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Triglyceride Deposit Cardiomyovasculopathy

  • Ken-ichi HiranoEmail author
  • Ming Li
  • Yoshihiko Ikeda
Chapter

Abstract

Triglyceride deposit cardiomyovasculopathy (TGCV) is a novel disease concept we found in Japanese cardiac transplant candidates in 2008. Probands carried mutations in the PNPLA2 gene encoding adipose triglyceride lipase (ATGL). ATGL is the major enzyme that catalyzes the initial rate-limiting step of intracellular triglyceride hydrolysis to release free nonesterified long-chain fatty acids (LCFAs), which is an essential energy source for the normal heart. Patients with TGCV show ectopic accumulation of triglycerides in cardiomyocytes and smooth muscle cells resulting from abnormal intracellular metabolism of triglycerides and LCFA. TGCV is classified into primary and idiopathic TGCV with and without genetic ATGL deficiency, respectively. Both types of TGCV patients suffer from severe heart failure, arrhythmia, and coronary artery disease caused by lipotoxicity and energy failure at cellular levels. The Japan TGCV study group provided the diagnostic guideline and has been trying to develop a nutritional therapeutics with medium-chain fatty acids in order to overcome this intractable disease one day earlier. In this chapter, we describe clinical signs and symptoms, laboratory findings, diagnosis, and possible therapies of TGCV.

Keywords

Adipose triglyceride lipase Heart failure Long-chain fatty acids Triglyceride deposit cardiomyovasculopathy Triglyceride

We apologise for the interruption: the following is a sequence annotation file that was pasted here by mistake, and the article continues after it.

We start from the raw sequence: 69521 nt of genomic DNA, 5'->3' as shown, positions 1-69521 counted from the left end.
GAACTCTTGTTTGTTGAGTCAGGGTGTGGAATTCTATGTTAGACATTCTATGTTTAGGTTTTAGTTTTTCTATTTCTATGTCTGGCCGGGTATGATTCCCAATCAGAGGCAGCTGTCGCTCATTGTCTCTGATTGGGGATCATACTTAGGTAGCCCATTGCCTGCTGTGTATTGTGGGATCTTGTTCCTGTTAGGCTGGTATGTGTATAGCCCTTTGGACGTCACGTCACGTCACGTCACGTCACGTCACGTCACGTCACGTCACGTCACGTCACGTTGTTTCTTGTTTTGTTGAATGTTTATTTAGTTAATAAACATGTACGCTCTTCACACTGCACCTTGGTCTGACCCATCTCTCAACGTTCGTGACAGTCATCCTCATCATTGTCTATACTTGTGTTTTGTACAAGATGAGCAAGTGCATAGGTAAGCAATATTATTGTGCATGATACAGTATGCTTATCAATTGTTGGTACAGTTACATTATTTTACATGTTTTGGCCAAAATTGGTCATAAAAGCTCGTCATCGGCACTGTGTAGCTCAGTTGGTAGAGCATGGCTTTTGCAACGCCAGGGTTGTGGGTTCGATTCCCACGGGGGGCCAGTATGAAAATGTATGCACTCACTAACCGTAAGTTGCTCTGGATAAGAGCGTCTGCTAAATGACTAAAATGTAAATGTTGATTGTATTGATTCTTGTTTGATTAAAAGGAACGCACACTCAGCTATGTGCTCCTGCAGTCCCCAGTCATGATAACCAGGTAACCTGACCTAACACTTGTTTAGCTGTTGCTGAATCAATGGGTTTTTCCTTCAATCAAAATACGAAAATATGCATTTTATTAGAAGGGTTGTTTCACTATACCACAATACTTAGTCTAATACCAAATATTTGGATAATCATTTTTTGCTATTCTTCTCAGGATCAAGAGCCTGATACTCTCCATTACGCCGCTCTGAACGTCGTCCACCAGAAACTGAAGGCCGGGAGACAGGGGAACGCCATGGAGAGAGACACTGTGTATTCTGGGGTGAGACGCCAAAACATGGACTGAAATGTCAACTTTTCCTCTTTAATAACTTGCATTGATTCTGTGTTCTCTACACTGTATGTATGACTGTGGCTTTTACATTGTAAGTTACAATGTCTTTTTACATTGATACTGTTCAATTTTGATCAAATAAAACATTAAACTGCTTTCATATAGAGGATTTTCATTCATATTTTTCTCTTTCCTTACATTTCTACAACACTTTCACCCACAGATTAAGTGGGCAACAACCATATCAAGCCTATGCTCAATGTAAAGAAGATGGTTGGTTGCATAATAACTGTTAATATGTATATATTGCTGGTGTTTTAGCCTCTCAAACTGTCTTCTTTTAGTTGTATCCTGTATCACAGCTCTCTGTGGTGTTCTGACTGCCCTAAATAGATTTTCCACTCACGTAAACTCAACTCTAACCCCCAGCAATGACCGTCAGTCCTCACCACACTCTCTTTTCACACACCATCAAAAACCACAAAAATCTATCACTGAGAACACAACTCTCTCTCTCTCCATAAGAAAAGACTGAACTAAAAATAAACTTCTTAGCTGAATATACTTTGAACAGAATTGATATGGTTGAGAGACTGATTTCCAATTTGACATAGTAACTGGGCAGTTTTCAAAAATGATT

Abbreviations

ATGL

Adipose triglyceride lipase

BMI

Body mass index

BMIPP

β-Methyl-p-[123I]-iodophenyl-pentadecanoic acid

CABG

Coronary artery bypass grafting

CTx

Cardiac transplantation

HF

Heart failure

LCFAs

Long-chain fatty acids

LV

Left ventricle

NLSD-I

Neutral lipid storage disease with ichthyosis

NLSD-M

Neutral lipid storage disease with myopathy

PCI

Percutaneous coronary intervention

SMCs

Smooth muscle cells

SPECT

Single-photon emission computed tomography

TG

Triglyceride

TGCV

Triglyceride deposit cardiomyovasculopathy

WOR

Washout rate

Notes

Acknowledgments

This was partially supported by research grants for rare and intractable diseases from the Japan Agency of Medical Research and Development (AMED) (Grant No. 17ek0109092h0003) and from the Ministry of Health, Labour, and Welfare of Japan.

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Copyright information

© Springer Nature Singapore Pte Ltd. 2019

Authors and Affiliations

  1. 1.Department of Cardiovascular Medicine, Laboratory of Cardiovascular Disease, Novel, Non-invasive, and Nutritional Therapeutics (CNT), Graduate School of MedicineOsaka UniversitySuitaJapan
  2. 2.Department of PathologyNational Cerebral and Cardiovascular CenterOsakaJapan

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